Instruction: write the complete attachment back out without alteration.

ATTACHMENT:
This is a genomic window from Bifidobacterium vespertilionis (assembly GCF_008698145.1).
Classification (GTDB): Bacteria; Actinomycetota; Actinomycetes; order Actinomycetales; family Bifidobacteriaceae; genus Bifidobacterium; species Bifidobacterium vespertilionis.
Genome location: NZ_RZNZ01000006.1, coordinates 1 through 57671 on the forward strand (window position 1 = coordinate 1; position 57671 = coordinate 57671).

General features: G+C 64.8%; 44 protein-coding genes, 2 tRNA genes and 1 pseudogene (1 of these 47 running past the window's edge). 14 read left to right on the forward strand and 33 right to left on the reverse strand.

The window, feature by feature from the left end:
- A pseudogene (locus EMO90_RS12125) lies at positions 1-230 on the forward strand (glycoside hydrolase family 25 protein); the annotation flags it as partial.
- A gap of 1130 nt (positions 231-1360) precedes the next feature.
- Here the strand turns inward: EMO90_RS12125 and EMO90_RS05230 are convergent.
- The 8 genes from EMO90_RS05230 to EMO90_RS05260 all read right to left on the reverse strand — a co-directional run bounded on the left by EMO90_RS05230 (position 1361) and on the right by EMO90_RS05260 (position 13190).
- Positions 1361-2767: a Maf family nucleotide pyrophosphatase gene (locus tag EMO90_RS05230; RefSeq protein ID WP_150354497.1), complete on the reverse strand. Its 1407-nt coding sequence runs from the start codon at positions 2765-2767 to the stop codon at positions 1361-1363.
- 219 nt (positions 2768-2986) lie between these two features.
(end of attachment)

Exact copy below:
This is a genomic window from Bifidobacterium vespertilionis (assembly GCF_008698145.1).
Classification (GTDB): Bacteria; Actinomycetota; Actinomycetes; order Actinomycetales; family Bifidobacteriaceae; genus Bifidobacterium; species Bifidobacterium vespertilionis.
Genome location: NZ_RZNZ01000006.1, coordinates 1 through 57671 on the forward strand (window position 1 = coordinate 1; position 57671 = coordinate 57671).

General features: G+C 64.8%; 44 protein-coding genes, 2 tRNA genes and 1 pseudogene (1 of these 47 running past the window's edge). 14 read left to right on the forward strand and 33 right to left on the reverse strand.

The window, feature by feature from the left end:
- A pseudogene (locus EMO90_RS12125) lies at positions 1-230 on the forward strand (glycoside hydrolase family 25 protein); the annotation flags it as partial.
- A gap of 1130 nt (positions 231-1360) precedes the next feature.
- Here the strand turns inward: EMO90_RS12125 and EMO90_RS05230 are convergent.
- The 8 genes from EMO90_RS05230 to EMO90_RS05260 all read right to left on the reverse strand — a co-directional run bounded on the left by EMO90_RS05230 (position 1361) and on the right by EMO90_RS05260 (position 13190).
- Positions 1361-2767: a Maf family nucleotide pyrophosphatase gene (locus tag EMO90_RS05230; RefSeq protein ID WP_150354497.1), complete on the reverse strand. Its 1407-nt coding sequence runs from the start codon at positions 2765-2767 to the stop codon at positions 1361-1363.
- 219 nt (positions 2768-2986) lie between these two features.